So that one would actually be nine, and the four kind of around it above below, to the left and to the right, they're bright, but they're not as bright.

So in this instance, on my example, I've got them as seven.

And then the ones at the corners of those as fives.

And then as it dissipates outwards, the numbers gradually go down.

So I've got some threes in there as well.

So that would make that star so you can have some fun, not just making your own images, but you can make your own images with differing levels of brightness as well.

Okay, so hope you're enjoying this.

It's lots of fun coding LEDs and making them very bright sparkle and twinkle and what have you.

In this one we're going to sparkle some LEDs randomly.

Okay, so we're going to use randint which basically generates a random number.

So the different line of code in this one is from random, import randint.

So this is a random module, just like the microbit module.

But we only want rand integer random whole number from this.

So we're not putting a star, we're just saying, actually, from the random module, we only want to deal with randint.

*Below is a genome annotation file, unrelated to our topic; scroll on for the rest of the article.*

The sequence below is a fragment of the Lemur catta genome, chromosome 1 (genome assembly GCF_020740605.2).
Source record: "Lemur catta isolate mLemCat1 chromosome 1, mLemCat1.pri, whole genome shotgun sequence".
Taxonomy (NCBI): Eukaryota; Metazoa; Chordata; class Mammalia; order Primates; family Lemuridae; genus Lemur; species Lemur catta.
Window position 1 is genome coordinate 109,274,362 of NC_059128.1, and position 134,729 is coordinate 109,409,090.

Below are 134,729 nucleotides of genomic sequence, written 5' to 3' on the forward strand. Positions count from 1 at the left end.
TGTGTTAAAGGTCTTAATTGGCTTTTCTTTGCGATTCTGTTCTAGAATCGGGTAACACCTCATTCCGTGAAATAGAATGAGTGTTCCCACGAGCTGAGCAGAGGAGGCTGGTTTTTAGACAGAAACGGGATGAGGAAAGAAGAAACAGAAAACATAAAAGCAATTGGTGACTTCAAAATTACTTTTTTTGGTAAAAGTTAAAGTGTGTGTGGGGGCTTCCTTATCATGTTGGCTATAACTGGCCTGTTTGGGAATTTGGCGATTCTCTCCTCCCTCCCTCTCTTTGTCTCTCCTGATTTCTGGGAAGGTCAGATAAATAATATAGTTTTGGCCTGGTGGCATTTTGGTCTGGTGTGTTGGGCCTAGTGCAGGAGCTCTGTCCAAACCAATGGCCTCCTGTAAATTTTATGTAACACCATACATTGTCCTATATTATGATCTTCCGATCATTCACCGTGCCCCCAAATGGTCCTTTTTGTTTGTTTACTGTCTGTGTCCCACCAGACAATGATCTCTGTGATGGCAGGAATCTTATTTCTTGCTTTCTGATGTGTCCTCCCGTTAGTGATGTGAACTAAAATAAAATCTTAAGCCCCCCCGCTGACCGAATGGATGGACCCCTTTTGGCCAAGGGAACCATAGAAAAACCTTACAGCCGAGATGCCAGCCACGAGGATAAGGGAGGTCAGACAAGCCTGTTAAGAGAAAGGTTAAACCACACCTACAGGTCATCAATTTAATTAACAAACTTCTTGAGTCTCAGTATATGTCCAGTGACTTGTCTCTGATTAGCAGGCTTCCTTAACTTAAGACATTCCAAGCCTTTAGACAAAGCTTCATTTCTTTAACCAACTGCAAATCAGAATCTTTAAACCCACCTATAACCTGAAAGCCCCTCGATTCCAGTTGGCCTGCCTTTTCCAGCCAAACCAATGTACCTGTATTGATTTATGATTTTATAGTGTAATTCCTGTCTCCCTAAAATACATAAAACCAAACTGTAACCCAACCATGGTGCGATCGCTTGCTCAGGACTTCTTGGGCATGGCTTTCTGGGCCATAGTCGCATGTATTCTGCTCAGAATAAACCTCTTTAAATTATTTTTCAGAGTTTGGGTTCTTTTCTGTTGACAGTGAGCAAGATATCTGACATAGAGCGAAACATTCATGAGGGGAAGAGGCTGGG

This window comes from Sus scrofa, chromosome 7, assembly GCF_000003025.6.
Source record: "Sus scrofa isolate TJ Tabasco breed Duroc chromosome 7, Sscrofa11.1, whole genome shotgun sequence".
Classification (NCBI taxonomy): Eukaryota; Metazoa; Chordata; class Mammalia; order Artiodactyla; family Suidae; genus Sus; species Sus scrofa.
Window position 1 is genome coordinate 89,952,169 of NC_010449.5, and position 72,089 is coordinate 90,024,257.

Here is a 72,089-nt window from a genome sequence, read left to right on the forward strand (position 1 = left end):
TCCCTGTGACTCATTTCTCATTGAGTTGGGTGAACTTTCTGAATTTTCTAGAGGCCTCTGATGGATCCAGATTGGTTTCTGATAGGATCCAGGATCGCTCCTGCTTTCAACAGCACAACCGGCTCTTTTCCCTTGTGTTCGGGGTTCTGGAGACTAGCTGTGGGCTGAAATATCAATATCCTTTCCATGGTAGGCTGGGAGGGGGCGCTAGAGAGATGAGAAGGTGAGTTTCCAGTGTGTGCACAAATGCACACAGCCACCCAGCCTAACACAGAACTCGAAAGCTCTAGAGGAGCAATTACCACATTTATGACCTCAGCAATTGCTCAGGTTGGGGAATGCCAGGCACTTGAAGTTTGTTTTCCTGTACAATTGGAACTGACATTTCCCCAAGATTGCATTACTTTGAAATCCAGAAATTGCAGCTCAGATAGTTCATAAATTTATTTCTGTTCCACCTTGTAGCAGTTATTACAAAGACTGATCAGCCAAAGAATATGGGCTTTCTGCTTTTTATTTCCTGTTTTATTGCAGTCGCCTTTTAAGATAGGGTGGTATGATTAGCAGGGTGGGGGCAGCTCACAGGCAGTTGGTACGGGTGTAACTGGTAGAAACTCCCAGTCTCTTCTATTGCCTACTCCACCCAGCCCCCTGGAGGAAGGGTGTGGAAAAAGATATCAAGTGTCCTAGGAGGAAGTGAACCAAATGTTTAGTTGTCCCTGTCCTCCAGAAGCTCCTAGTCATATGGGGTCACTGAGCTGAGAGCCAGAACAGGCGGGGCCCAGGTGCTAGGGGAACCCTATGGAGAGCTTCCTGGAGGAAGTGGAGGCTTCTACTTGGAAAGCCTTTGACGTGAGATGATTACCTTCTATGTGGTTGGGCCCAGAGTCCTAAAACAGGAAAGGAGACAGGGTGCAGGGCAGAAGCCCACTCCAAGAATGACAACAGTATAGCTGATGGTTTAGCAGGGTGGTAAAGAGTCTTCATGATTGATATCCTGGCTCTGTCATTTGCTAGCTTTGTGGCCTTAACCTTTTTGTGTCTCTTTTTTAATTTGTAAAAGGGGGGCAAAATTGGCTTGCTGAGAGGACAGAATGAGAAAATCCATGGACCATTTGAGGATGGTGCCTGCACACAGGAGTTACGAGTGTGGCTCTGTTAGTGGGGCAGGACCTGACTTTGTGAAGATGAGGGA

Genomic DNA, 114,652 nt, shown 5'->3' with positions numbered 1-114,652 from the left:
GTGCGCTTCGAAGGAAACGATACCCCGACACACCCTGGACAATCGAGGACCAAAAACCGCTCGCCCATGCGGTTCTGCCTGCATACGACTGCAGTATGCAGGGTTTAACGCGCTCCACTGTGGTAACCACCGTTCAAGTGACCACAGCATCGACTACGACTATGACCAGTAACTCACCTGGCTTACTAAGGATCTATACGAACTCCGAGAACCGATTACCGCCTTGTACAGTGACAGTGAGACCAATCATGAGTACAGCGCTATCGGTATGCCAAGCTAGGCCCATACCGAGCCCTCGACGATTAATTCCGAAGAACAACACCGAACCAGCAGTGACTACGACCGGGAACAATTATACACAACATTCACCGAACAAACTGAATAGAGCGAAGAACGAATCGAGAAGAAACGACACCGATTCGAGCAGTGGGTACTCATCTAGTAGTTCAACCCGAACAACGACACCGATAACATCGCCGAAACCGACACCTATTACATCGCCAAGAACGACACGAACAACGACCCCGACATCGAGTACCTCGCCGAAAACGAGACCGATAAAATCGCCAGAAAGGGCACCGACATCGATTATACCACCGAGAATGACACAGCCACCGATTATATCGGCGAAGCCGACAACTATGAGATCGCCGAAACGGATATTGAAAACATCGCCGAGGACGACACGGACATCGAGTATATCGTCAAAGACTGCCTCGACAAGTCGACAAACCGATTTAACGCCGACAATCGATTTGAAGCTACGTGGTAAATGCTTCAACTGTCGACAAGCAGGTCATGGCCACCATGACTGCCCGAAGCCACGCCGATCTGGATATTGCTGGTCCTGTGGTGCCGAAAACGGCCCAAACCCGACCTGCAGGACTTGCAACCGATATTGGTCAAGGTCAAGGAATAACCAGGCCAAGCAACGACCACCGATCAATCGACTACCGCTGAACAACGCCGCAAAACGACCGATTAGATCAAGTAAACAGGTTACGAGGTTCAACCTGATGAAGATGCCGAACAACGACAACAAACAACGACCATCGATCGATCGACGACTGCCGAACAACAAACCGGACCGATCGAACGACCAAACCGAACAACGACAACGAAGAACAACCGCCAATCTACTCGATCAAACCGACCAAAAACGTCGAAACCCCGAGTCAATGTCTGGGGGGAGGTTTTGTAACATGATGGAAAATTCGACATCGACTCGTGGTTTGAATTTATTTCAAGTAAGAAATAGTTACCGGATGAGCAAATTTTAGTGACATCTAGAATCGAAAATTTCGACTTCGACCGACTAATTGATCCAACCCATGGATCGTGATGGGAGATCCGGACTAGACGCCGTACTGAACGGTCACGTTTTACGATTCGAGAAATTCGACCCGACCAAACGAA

So we're making two variables, one called x one called y, and we're making a random number between what? So that's the bit you're going to have to figure out.

So as far as the x and y values, they're going to be a random number but between what.

We're also making a brightness variable, and we're making that a random number, what will the two variables been there, the start and the finish.

So you have to think about that.

And then it will display those x, y and brightness variables in a loop while true, if user already in this lesson.

So you can complete the task and see how you get along.

Okay, so this was your task to complete the programme to set random pixels to a random brightness level, and create a sparkling effect.

So you can see the boxes have been filled in in this example now and I've gone for naught and four on both the x and y because if you remember the column was between naught and four, as was the row number, and then brightness between naught and nine.

So naught would be off as we know from previously and nine would be the brightest those LEDs can go.

And then we display the individual LEDs to that in that row and in that column to that brightness.

We just keep going round around around around doing that.

So if you've done that you should see a really rapid sparkle of LEDs on your microbit.